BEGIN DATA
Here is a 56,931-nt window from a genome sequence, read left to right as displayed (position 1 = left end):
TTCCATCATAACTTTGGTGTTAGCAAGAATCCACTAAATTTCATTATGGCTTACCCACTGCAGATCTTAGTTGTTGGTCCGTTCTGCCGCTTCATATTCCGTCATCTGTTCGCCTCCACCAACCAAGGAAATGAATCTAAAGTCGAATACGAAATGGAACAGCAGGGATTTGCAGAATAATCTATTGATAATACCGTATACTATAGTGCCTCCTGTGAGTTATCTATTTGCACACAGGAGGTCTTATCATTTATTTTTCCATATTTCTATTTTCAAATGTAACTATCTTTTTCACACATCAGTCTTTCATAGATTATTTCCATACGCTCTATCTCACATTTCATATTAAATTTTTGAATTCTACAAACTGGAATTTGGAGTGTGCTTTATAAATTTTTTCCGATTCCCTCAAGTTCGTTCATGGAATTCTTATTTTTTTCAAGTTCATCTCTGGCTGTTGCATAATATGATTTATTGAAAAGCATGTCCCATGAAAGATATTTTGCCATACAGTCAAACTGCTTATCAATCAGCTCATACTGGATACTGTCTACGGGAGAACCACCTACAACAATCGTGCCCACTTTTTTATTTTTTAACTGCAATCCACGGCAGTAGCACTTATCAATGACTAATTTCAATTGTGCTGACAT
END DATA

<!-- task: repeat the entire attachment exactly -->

Here is a 56,931-nt window from a genome sequence, read left to right as displayed (position 1 = left end):
TTCCATCATAACTTTGGTGTTAGCAAGAATCCACTAAATTTCATTATGGCTTACCCACTGCAGATCTTAGTTGTTGGTCCGTTCTGCCGCTTCATATTCCGTCATCTGTTCGCCTCCACCAACCAAGGAAATGAATCTAAAGTCGAATACGAAATGGAACAGCAGGGATTTGCAGAATAATCTATTGATAATACCGTATACTATAGTGCCTCCTGTGAGTTATCTATTTGCACACAGGAGGTCTTATCATTTATTTTTCCATATTTCTATTTTCAAATGTAACTATCTTTTTCACACATCAGTCTTTCATAGATTATTTCCATACGCTCTATCTCACATTTCATATTAAATTTTTGAATTCTACAAACTGGAATTTGGAGTGTGCTTTATAAATTTTTTCCGATTCCCTCAAGTTCGTTCATGGAATTCTTATTTTTTTCAAGTTCATCTCTGGCTGTTGCATAATATGATTTATTGAAAAGCATGTCCCATGAAAGATATTTTGCCATACAGTCAAACTGCTTATCAATCAGCTCATACTGGATACTGTCTACGGGAGAACCACCTACAACAATCGTGCCCACTTTTTTATTTTTTAACTGCAATCCACGGCAGTAGCACTTATCAATGACTAATTTCAATTGTGCTGACAT